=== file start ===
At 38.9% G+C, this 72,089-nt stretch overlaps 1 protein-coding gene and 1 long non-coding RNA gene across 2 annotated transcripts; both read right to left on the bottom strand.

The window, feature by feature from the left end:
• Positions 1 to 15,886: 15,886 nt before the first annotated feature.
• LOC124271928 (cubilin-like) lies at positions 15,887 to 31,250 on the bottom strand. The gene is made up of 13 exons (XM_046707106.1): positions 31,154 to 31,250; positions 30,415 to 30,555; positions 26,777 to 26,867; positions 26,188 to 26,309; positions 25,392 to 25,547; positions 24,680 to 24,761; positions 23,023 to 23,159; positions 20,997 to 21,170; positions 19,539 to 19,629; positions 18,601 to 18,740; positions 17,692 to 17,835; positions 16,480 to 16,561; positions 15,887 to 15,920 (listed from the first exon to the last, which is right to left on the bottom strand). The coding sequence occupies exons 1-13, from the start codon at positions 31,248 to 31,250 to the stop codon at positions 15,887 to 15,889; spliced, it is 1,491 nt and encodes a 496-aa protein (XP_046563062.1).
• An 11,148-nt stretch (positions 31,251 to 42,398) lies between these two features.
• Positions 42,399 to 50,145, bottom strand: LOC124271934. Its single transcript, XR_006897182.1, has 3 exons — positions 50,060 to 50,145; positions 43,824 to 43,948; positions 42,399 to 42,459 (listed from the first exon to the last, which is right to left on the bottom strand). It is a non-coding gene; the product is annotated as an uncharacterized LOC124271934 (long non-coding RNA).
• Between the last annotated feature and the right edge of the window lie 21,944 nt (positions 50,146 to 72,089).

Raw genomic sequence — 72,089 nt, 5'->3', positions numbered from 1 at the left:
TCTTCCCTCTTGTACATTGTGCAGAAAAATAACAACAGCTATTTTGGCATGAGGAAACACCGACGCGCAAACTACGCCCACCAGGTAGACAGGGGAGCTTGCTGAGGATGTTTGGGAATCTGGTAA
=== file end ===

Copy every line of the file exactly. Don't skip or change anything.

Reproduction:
At 38.9% G+C, this 72,089-nt stretch overlaps 1 protein-coding gene and 1 long non-coding RNA gene across 2 annotated transcripts; both read right to left on the bottom strand.

The window, feature by feature from the left end:
• Positions 1 to 15,886: 15,886 nt before the first annotated feature.
• LOC124271928 (cubilin-like) lies at positions 15,887 to 31,250 on the bottom strand. The gene is made up of 13 exons (XM_046707106.1): positions 31,154 to 31,250; positions 30,415 to 30,555; positions 26,777 to 26,867; positions 26,188 to 26,309; positions 25,392 to 25,547; positions 24,680 to 24,761; positions 23,023 to 23,159; positions 20,997 to 21,170; positions 19,539 to 19,629; positions 18,601 to 18,740; positions 17,692 to 17,835; positions 16,480 to 16,561; positions 15,887 to 15,920 (listed from the first exon to the last, which is right to left on the bottom strand). The coding sequence occupies exons 1-13, from the start codon at positions 31,248 to 31,250 to the stop codon at positions 15,887 to 15,889; spliced, it is 1,491 nt and encodes a 496-aa protein (XP_046563062.1).
• An 11,148-nt stretch (positions 31,251 to 42,398) lies between these two features.
• Positions 42,399 to 50,145, bottom strand: LOC124271934. Its single transcript, XR_006897182.1, has 3 exons — positions 50,060 to 50,145; positions 43,824 to 43,948; positions 42,399 to 42,459 (listed from the first exon to the last, which is right to left on the bottom strand). It is a non-coding gene; the product is annotated as an uncharacterized LOC124271934 (long non-coding RNA).
• Between the last annotated feature and the right edge of the window lie 21,944 nt (positions 50,146 to 72,089).

Raw genomic sequence — 72,089 nt, 5'->3', positions numbered from 1 at the left:
TCTTCCCTCTTGTACATTGTGCAGAAAAATAACAACAGCTATTTTGGCATGAGGAAACACCGACGCGCAAACTACGCCCACCAGGTAGACAGGGGAGCTTGCTGAGGATGTTTGGGAATCTGGTAA